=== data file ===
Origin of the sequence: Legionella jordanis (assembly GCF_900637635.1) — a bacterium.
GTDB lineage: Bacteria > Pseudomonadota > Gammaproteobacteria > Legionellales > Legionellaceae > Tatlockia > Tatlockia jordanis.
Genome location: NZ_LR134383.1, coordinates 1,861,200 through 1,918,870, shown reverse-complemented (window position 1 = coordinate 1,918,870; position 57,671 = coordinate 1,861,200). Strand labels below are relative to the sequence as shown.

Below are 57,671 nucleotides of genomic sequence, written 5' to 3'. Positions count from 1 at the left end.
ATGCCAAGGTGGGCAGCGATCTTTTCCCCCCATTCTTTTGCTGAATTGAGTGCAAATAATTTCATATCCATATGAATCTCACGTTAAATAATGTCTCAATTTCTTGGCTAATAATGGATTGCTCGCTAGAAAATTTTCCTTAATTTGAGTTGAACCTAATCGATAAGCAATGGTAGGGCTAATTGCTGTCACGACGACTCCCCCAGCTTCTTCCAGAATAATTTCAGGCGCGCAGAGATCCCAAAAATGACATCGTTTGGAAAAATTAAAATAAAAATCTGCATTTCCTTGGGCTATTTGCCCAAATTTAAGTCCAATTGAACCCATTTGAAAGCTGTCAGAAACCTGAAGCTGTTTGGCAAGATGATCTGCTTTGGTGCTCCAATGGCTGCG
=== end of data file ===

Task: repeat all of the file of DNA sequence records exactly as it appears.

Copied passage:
Origin of the sequence: Legionella jordanis (assembly GCF_900637635.1) — a bacterium.
GTDB lineage: Bacteria > Pseudomonadota > Gammaproteobacteria > Legionellales > Legionellaceae > Tatlockia > Tatlockia jordanis.
Genome location: NZ_LR134383.1, coordinates 1,861,200 through 1,918,870, shown reverse-complemented (window position 1 = coordinate 1,918,870; position 57,671 = coordinate 1,861,200). Strand labels below are relative to the sequence as shown.

Below are 57,671 nucleotides of genomic sequence, written 5' to 3'. Positions count from 1 at the left end.
ATGCCAAGGTGGGCAGCGATCTTTTCCCCCCATTCTTTTGCTGAATTGAGTGCAAATAATTTCATATCCATATGAATCTCACGTTAAATAATGTCTCAATTTCTTGGCTAATAATGGATTGCTCGCTAGAAAATTTTCCTTAATTTGAGTTGAACCTAATCGATAAGCAATGGTAGGGCTAATTGCTGTCACGACGACTCCCCCAGCTTCTTCCAGAATAATTTCAGGCGCGCAGAGATCCCAAAAATGACATCGTTTGGAAAAATTAAAATAAAAATCTGCATTTCCTTGGGCTATTTGCCCAAATTTAAGTCCAATTGAACCCATTTGAAAGCTGTCAGAAACCTGAAGCTGTTTGGCAAGATGATCTGCTTTGGTGCTCCAATGGCTGCG